What UV LEDs can do for drinking water disinfection

Results from BMBF-funded project presented

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LEDs (light-emitting diodes) have become environmentally friendly and cost efficient alternatives to previously used light sources in many areas of our lives. In the automotive industry or home lighting, they have become indispensable, mainly for reasons of space and efficiency. However, technical restrictions with regard to the quality of the source materials and high manufacturing costs make it difficult to replace existing technologies, the shorter the wavelength of the LEDs' emissions.

Due to the rapid technical progress of LEDs in the UVC range between 240 and 280 nanometers (nm), the interest in UV LEDs as an alternative to conventional mercury-containing systems for water treatment has increased in recent years. The German "Advanced UV for Life" consortium has set itself the goal of establishing LEDs with emission wavelengths in the UVC range for disinfecting air, water and technical surfaces. As a partner in this field of work, the TZW has been involved in advancing projects for drinking water disinfection for several years. A lot of preliminary work and basic research was necessary to be able to use UV-LEDs reliably for this purpose.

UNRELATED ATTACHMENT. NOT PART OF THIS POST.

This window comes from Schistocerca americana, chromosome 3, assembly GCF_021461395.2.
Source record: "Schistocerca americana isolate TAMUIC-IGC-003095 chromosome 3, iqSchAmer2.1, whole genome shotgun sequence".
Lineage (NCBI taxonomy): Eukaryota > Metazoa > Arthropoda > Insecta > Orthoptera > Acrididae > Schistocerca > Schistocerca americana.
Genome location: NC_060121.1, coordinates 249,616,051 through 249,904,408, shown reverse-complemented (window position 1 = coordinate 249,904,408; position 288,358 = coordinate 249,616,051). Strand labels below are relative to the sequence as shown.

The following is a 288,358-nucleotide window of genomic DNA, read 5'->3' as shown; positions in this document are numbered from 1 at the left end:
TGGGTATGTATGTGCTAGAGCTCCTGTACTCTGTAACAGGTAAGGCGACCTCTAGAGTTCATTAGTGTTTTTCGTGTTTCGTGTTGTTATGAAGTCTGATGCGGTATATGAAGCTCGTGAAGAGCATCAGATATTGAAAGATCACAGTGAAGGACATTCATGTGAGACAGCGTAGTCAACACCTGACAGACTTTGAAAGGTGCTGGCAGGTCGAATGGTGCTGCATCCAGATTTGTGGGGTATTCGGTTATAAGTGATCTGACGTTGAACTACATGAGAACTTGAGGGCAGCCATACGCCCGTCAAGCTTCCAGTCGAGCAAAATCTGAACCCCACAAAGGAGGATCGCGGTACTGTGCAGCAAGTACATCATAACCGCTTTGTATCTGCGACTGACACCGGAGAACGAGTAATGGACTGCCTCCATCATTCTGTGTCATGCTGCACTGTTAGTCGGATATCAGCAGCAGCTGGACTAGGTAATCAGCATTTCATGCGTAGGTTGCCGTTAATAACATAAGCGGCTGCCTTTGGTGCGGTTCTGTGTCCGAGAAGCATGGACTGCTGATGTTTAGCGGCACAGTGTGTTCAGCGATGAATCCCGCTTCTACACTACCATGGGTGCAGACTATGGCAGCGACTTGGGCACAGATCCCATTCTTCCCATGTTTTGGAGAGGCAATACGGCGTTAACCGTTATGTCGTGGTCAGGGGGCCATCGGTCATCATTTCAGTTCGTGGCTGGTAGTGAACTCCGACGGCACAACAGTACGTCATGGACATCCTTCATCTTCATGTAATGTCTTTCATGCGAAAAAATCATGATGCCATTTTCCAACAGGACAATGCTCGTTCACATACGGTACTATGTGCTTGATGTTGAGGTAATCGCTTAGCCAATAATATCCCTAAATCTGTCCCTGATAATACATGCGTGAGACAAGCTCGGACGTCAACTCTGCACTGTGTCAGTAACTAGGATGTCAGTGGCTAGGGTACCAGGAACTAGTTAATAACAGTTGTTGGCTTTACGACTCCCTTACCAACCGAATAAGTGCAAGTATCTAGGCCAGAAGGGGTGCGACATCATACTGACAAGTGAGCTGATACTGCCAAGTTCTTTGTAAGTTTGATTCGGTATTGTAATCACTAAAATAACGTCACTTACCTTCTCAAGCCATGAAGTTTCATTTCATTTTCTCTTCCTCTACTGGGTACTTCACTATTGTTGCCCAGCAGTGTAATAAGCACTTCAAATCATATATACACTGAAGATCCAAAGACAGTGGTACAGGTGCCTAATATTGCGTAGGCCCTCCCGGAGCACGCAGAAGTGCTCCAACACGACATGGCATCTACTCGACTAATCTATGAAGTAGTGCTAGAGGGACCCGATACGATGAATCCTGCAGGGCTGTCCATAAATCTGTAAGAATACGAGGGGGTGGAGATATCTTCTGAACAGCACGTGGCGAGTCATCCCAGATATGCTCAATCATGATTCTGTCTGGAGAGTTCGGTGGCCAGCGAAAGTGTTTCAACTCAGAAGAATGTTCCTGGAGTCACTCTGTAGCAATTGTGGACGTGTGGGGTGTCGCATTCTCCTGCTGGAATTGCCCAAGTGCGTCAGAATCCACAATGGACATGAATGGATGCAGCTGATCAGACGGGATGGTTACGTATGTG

The Federal Ministry of Education and Research (BMBF) supported the basic project "GEntLED-UV" on the topic "UV-LED". Within this joint project, TZW worked on the subproject "Microbiological and technical characterisation of UV-LED disinfection modules" (MikTeCh). An LED functional module developed in the project was subjected to extensive investigations. Thus it could be determined how efficient different wavelengths act on undesired microorganisms in the water. Technical aspects such as service life and monitoring of the LED module in comparison to the established low and medium pressure mercury vapour lamps were also taken into account. The currently published volume 91 of the TZW publication series presents the work and results in detail.

Results from the "GEntLED-UV" project are now being used in the BMBF-funded follow-up project ELEDWa  to ensure monitoring of the LED-based UV disinfection systems developed here. The results will also be made available to the Standardisation Committee 119-07-15-02-PK UV-Disinfection in order to establish the legal framework for a German test standard in the future. This would mean a significant innovation boost for the disinfection of water using UVC LEDs.

Publication series Volume 91: Characterisation of LED-based UV disinfection modules
Link to content and order

Link to project page ELEDWA 

Link to project page Gentled UV

Link to Advanced UV for Life research consortium